We all want to live in a house that feels like a home. For many of us, that means adding improvements and modifications to the exterior in order to bring out our own personal touches. However, if you belong to an HOA you will not have complete freedom to make changes to the exterior of your home, at least not without permission and checking with the HOA architectural standards.
Before making any modifications to the exterior of your home, it is advisable to contact your HOA board of directors or association management company to find out if there are written guidelines for your particular HOA architectural standards improvement request. These guidelines will generally give you detailed instructions on how to submit your request. The board of directors must approve your improvements before work is started.
In larger HOA communities, an architectural committee is formed by the board of directors and it oversees all types of architectural improvements. Architectural standards, also known as architectural guidelines or design rules, establish an HOA’s policies and procedures for changes and improvements to an owner’s home. These standards usually include aesthetic considerations, which vary from one HOA to another.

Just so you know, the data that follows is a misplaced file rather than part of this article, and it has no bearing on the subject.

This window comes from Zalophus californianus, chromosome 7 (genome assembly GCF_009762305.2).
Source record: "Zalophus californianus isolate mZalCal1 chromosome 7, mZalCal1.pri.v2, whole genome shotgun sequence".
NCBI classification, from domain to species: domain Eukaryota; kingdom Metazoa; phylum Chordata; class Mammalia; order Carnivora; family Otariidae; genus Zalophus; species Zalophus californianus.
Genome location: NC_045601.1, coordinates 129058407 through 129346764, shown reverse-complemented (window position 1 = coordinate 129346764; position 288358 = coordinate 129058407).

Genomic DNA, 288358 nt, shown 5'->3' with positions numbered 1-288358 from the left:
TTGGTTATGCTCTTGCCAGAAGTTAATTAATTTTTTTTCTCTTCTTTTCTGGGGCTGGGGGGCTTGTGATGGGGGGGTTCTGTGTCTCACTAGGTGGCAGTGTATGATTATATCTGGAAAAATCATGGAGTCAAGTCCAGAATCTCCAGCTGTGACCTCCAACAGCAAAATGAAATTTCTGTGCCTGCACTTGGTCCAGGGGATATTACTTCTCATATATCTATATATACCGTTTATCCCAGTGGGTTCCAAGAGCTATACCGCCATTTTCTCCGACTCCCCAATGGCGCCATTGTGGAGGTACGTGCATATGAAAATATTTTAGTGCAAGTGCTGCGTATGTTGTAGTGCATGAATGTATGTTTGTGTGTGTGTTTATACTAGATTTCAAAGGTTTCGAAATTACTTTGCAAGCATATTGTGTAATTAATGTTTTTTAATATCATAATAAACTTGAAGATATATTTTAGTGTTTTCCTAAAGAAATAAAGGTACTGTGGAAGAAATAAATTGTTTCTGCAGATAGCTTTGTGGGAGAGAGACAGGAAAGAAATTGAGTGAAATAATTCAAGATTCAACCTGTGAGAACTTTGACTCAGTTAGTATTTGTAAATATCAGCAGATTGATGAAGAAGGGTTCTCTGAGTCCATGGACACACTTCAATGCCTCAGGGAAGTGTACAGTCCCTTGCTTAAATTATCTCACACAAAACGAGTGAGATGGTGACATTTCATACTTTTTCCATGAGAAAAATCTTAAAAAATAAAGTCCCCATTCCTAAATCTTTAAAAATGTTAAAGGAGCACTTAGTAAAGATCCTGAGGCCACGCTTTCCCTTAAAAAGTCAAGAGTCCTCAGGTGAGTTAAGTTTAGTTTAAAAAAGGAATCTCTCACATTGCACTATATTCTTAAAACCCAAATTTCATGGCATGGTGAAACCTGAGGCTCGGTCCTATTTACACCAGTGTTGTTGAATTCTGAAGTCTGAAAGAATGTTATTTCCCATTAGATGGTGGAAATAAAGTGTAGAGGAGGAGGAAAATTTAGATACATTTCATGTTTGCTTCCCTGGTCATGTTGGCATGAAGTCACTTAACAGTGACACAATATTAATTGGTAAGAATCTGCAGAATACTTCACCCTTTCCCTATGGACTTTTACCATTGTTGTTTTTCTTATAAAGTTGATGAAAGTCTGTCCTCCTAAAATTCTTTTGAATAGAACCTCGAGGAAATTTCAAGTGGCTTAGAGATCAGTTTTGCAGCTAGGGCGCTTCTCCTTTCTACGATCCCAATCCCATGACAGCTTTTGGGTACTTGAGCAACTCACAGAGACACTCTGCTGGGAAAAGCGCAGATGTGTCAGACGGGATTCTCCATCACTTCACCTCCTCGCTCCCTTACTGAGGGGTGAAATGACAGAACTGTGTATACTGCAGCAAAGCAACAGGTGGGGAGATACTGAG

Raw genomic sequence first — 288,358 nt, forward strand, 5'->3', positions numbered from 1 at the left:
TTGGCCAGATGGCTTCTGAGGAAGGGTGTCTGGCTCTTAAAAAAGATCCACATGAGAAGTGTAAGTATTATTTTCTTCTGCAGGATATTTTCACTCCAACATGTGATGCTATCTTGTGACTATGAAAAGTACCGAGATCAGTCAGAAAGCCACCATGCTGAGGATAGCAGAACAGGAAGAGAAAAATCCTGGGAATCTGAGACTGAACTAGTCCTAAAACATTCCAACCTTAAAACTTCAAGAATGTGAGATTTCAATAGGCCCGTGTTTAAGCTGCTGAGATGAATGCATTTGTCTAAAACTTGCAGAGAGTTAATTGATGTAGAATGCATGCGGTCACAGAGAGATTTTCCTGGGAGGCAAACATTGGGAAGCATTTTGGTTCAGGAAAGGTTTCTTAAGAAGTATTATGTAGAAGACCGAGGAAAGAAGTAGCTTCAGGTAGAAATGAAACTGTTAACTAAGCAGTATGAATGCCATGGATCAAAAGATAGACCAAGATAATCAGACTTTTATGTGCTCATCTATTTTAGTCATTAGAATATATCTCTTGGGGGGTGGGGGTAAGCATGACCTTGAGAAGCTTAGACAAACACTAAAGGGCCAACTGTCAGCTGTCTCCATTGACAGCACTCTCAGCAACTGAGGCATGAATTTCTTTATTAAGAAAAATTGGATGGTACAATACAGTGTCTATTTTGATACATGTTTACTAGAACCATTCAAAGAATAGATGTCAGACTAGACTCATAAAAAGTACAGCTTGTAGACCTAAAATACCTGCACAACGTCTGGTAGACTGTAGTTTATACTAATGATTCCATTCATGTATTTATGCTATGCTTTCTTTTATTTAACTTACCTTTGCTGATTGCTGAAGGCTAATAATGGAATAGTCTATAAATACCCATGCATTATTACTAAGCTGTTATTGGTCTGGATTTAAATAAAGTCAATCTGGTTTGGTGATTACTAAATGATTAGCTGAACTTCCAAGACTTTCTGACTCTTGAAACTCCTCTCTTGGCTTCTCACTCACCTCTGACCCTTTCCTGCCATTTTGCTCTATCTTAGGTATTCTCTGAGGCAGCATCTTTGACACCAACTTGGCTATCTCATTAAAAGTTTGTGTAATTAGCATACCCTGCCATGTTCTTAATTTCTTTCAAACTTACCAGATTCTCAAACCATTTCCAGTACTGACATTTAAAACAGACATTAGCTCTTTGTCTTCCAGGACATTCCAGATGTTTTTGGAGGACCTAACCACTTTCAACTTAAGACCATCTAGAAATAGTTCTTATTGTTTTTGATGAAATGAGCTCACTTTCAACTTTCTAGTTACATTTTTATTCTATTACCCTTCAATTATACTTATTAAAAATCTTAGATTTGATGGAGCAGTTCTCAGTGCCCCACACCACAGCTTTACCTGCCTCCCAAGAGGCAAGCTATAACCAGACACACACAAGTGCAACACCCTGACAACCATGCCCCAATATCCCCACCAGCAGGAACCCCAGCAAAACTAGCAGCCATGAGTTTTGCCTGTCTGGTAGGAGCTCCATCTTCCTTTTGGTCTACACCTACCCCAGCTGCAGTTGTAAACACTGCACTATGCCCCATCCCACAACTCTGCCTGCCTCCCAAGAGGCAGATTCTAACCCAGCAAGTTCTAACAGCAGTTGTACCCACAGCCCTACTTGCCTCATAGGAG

Architectural standards can include what paint colors can be used, if and how decks can be installed, what types of holiday decorations can be displayed, whether porches or decks are permissible – even what kinds of plants are allowed. The authority to uphold these architectural standards can typically be found in your HOA’s CCRs and bylaws. In addition, many HOAs adopt architectural rules that are designed to aid in streamlining the process. These rules may provide specific guidelines about what types of structures will be approved. Other rules can be procedural, such as outlining a process for submitting plans, obtaining a hearing in front of the committee, or appealing a negative decision to the HOA’s board of directors.
Many HOAs adopt rules or guidelines that interpret vague or poorly written review provisions. This can often lead to approvals or denials that lack uniformity or fairness. “Selective enforcement” can lead to anger and resentment within the community. Approval or denial of an architectural request can also be due to the HOAs interpretation of what was requested or application of rules relative to the standards of the board. Unfortunately, the decision can sometimes come down to good ol’ politics.
Recently, a client of mine wanted to build a flat roof lanai and the request was denied by the HOA, even though another homeowner within the community had received approval for the very same lanai design. It was quite apparent that the HOA architectural standards were not being enforced fairly or uniformly. With my help, the client was finally able to get approval.
Do you have questions about the HOA architectural standards in your community? Do you feel that your architectural request was unfairly denied? Reach out to me as I may be able to help resolve your dispute and protect your rights when it comes to your HOA.